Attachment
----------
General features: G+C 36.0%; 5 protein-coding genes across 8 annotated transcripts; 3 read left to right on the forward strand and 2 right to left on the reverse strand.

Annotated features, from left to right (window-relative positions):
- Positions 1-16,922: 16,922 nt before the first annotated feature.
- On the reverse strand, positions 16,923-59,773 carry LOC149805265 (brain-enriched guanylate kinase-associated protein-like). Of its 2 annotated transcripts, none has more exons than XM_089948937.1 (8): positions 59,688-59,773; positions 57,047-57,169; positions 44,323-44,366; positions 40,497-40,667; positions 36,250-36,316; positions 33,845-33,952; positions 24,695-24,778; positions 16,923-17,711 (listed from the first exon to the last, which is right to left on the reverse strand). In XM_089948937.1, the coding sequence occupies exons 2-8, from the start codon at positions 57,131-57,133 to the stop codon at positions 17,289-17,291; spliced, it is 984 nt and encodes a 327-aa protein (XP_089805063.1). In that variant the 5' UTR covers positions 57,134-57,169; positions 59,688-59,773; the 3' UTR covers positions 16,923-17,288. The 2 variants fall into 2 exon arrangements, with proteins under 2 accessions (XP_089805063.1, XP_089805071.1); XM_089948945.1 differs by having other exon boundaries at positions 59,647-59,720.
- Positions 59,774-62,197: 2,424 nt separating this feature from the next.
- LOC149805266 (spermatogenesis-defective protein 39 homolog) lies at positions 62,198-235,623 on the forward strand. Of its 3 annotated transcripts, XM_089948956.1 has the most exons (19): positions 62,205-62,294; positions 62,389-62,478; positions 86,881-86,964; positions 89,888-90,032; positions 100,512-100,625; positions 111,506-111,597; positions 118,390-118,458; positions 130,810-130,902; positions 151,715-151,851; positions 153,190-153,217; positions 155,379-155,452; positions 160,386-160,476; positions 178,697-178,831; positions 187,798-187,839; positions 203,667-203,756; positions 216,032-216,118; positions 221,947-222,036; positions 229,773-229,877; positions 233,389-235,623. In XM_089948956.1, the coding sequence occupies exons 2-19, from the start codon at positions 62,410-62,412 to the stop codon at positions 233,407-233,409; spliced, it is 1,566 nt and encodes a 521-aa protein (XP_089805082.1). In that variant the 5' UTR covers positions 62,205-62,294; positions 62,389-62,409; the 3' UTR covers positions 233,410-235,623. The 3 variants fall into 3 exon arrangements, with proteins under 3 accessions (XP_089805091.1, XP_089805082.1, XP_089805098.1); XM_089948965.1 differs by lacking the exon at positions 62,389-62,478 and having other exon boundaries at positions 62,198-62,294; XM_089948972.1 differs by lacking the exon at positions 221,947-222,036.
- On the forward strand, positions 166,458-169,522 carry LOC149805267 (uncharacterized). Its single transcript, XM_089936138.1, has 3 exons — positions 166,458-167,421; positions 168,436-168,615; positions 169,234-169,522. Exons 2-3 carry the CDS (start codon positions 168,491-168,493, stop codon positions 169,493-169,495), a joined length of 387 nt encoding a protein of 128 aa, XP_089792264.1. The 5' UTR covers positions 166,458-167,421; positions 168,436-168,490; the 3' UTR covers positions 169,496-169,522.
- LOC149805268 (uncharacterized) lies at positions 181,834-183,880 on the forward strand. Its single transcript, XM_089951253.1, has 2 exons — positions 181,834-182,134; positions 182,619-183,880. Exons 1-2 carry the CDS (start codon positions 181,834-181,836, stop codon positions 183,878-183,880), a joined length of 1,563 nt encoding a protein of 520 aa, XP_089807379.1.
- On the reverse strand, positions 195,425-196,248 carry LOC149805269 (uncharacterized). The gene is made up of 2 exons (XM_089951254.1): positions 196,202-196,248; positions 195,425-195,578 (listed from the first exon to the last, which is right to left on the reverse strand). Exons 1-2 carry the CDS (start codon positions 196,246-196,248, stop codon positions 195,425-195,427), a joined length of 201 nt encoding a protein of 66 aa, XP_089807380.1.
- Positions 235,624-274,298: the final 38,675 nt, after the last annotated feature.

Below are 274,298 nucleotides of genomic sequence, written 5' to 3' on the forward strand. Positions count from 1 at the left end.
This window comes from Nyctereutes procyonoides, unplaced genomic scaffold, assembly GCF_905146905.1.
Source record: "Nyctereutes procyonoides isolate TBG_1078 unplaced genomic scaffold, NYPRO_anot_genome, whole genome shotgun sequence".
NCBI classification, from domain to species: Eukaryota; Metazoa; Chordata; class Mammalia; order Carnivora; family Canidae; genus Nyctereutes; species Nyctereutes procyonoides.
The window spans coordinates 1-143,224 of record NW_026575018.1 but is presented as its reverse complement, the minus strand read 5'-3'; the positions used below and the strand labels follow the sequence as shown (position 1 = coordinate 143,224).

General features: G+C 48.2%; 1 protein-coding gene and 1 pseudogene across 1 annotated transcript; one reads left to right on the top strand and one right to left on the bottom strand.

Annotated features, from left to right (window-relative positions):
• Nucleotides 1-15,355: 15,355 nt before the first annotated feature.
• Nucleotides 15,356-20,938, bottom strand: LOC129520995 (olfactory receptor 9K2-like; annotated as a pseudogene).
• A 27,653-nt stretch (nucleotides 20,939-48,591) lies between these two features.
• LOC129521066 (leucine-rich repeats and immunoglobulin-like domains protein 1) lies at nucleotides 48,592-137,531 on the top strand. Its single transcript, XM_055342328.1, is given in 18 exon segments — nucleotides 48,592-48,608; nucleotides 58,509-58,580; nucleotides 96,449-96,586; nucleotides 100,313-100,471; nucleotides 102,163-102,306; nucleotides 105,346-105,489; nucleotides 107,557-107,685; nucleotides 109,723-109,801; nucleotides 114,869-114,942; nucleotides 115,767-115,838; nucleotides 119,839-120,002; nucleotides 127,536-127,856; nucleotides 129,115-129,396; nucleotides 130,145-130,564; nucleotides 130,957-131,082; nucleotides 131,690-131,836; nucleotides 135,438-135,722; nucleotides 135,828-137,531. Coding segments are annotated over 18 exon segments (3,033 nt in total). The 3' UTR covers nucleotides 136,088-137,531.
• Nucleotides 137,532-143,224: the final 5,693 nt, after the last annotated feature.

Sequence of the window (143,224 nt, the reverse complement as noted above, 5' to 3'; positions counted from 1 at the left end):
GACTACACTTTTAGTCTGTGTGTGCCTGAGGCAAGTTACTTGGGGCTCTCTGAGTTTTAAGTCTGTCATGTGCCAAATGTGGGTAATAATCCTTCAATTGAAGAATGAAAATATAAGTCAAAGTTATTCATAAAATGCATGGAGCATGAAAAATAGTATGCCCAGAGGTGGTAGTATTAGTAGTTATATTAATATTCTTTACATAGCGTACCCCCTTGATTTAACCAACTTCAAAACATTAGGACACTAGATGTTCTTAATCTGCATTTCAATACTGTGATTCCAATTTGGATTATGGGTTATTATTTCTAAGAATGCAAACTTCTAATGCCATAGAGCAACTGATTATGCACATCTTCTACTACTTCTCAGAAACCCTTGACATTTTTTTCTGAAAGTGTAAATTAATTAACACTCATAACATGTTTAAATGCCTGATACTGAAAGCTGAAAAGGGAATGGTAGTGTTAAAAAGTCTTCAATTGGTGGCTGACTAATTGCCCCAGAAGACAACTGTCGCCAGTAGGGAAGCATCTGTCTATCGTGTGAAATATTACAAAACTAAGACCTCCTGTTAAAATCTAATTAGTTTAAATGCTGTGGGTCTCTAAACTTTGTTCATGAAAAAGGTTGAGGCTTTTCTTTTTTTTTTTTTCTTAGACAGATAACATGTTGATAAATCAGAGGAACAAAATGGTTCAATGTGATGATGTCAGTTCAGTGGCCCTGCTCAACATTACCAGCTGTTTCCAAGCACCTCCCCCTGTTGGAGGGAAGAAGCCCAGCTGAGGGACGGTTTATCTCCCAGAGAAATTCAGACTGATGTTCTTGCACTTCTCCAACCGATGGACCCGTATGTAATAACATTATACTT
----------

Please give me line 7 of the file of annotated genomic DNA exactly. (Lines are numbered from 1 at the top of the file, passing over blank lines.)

- On the forward strand, positions 166,458-169,522 carry LOC149805267 (uncharacterized). Its single transcript, XM_089936138.1, has 3 exons — positions 166,458-167,421; positions 168,436-168,615; positions 169,234-169,522. Exons 2-3 carry the CDS (start codon positions 168,491-168,493, stop codon positions 169,493-169,495), a joined length of 387 nt encoding a protein of 128 aa, XP_089792264.1. The 5' UTR covers positions 166,458-167,421; positions 168,436-168,490; the 3' UTR covers positions 169,496-169,522.